This Call seeks innovative concept notes from private sector entities and consortia or partnerships that include private sector entities to counter transnational corruption.
Doing Business with Integrity incentivizes the private sector to play a leadership role in the development, application, and scaling of innovations to counter transnational corruption, a particularly damaging type of corruption that involves political and economic elites operating through global networks to move money and commodities across borders. This includes corruption that facilitates trafficking in commodities, occurs in global supply chains, or accompanies money laundering, for example.
Efforts to address transnational corruption may focus on a single country, such as a national reporting mechanism for transnational corruption, or across multiple countries, such as a global reporting mechanism. Indeed, one-country initiatives can counter transnational corruption if they address cross-border dynamics and elite networks. An idea that proposes to address corruption in multiple countries does not inherently qualify as countering transnational corruption.
The United States Agency for International Development (USAID)’s Countering Transnational Corruption Grand Challenge for Development (CTC Grand Challenge) invites private sector entities and consortia or partnerships that include private sector entities to apply with innovative concepts to counter transnational corruption.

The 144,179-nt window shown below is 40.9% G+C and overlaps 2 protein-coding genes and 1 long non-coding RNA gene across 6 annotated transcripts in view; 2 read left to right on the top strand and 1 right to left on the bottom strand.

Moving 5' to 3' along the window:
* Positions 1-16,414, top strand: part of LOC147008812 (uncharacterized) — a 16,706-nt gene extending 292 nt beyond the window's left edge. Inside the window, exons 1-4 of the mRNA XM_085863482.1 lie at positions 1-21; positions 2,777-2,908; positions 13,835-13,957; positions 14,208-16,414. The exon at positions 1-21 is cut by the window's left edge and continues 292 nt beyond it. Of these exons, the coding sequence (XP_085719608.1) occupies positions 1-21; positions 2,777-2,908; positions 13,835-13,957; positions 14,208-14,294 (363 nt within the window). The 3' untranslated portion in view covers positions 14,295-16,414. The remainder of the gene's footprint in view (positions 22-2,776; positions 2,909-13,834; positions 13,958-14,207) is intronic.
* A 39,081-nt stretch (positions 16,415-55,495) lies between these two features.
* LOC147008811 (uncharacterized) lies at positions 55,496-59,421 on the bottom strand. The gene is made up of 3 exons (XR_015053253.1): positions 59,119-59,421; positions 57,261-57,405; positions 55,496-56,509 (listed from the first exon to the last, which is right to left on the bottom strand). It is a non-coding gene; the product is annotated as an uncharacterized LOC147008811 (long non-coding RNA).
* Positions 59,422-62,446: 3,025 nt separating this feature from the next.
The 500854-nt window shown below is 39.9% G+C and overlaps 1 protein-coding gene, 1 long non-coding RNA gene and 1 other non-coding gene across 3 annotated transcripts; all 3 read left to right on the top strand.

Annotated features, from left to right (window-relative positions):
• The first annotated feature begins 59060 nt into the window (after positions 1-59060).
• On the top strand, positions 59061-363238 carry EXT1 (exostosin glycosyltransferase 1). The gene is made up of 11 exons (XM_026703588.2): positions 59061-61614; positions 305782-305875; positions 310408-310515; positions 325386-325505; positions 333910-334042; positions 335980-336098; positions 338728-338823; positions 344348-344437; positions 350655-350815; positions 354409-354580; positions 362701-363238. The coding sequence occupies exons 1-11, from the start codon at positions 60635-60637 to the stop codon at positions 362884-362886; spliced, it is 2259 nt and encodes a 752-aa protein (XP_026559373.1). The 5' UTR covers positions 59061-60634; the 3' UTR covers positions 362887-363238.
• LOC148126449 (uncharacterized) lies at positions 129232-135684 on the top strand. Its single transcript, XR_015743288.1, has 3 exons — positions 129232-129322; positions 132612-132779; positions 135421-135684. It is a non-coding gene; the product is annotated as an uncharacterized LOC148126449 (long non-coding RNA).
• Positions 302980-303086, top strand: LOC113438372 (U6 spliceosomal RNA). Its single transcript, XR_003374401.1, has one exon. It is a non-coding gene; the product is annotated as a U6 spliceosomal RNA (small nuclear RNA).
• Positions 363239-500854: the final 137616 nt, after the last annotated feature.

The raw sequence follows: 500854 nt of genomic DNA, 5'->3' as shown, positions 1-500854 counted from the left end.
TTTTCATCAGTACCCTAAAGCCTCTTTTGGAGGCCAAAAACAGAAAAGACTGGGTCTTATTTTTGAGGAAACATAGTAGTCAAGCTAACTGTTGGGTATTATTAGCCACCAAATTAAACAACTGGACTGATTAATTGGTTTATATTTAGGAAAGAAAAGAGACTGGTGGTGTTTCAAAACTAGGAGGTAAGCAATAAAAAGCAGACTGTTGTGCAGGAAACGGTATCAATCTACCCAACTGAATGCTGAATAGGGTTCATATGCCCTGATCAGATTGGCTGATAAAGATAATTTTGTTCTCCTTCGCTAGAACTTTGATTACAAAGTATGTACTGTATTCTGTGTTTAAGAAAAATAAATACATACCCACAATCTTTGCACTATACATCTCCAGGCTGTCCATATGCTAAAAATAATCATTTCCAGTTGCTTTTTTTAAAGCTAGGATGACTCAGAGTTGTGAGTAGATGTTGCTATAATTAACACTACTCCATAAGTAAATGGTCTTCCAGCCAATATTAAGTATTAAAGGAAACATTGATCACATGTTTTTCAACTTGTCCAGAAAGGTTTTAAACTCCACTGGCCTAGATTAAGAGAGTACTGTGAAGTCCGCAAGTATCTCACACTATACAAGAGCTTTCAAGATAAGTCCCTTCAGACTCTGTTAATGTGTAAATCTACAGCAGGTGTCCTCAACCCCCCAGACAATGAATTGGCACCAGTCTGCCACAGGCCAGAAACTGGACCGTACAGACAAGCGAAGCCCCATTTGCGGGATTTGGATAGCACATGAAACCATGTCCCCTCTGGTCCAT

- Track One calls for innovations from private sector entities and/or consortia or partnerships including private sector entities that support collaboration and/or insights from behavioral science to counter transnational corruption as follows:
- Collaboration: The CTC Grand Challenge team aims to support collaboration, especially collective action, to counter transnational corruption through initiatives by and/or partnerships with private sector consortia such as business/industry associations, networks, partnerships, coalitions, alliances, and initiatives. USAID defines collective action as an intentional and agreed-upon process that engages interested parties to take joint actions in support of shared objectives.
- Insights from behavioral science: The CTC Grand Challenge team seeks innovations that incorporate insights from behavioral science to counter transnational corruption. Behavioral science pays special attention to the social, psychological, and economic factors that affect what people think and do.